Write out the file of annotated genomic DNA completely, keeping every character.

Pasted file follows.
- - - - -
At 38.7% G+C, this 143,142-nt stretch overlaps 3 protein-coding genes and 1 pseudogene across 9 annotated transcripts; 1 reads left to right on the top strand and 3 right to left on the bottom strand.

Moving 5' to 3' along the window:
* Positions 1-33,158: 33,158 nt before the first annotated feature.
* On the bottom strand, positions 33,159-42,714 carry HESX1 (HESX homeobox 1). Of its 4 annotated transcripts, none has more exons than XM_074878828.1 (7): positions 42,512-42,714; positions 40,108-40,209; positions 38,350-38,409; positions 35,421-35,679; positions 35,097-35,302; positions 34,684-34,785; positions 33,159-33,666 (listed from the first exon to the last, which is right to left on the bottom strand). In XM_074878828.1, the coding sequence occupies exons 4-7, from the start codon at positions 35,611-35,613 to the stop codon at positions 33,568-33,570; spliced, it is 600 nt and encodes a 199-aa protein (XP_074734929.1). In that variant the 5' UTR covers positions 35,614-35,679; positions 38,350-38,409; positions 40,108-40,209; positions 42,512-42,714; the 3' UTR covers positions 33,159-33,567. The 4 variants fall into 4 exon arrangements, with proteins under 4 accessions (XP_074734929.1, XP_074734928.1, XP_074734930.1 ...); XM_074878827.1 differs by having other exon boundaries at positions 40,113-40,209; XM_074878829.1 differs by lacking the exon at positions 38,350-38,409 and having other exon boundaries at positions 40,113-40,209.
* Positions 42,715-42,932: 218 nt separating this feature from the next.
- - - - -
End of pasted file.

At 38.7% G+C, this 143,142-nt stretch overlaps 3 protein-coding genes and 1 pseudogene across 9 annotated transcripts; 1 reads left to right on the top strand and 3 right to left on the bottom strand.

Moving 5' to 3' along the window:
* Positions 1-33,158: 33,158 nt before the first annotated feature.
* On the bottom strand, positions 33,159-42,714 carry HESX1 (HESX homeobox 1). Of its 4 annotated transcripts, none has more exons than XM_074878828.1 (7): positions 42,512-42,714; positions 40,108-40,209; positions 38,350-38,409; positions 35,421-35,679; positions 35,097-35,302; positions 34,684-34,785; positions 33,159-33,666 (listed from the first exon to the last, which is right to left on the bottom strand). In XM_074878828.1, the coding sequence occupies exons 4-7, from the start codon at positions 35,611-35,613 to the stop codon at positions 33,568-33,570; spliced, it is 600 nt and encodes a 199-aa protein (XP_074734929.1). In that variant the 5' UTR covers positions 35,614-35,679; positions 38,350-38,409; positions 40,108-40,209; positions 42,512-42,714; the 3' UTR covers positions 33,159-33,567. The 4 variants fall into 4 exon arrangements, with proteins under 4 accessions (XP_074734929.1, XP_074734928.1, XP_074734930.1 ...); XM_074878827.1 differs by having other exon boundaries at positions 40,113-40,209; XM_074878829.1 differs by lacking the exon at positions 38,350-38,409 and having other exon boundaries at positions 40,113-40,209.
* Positions 42,715-42,932: 218 nt separating this feature from the next.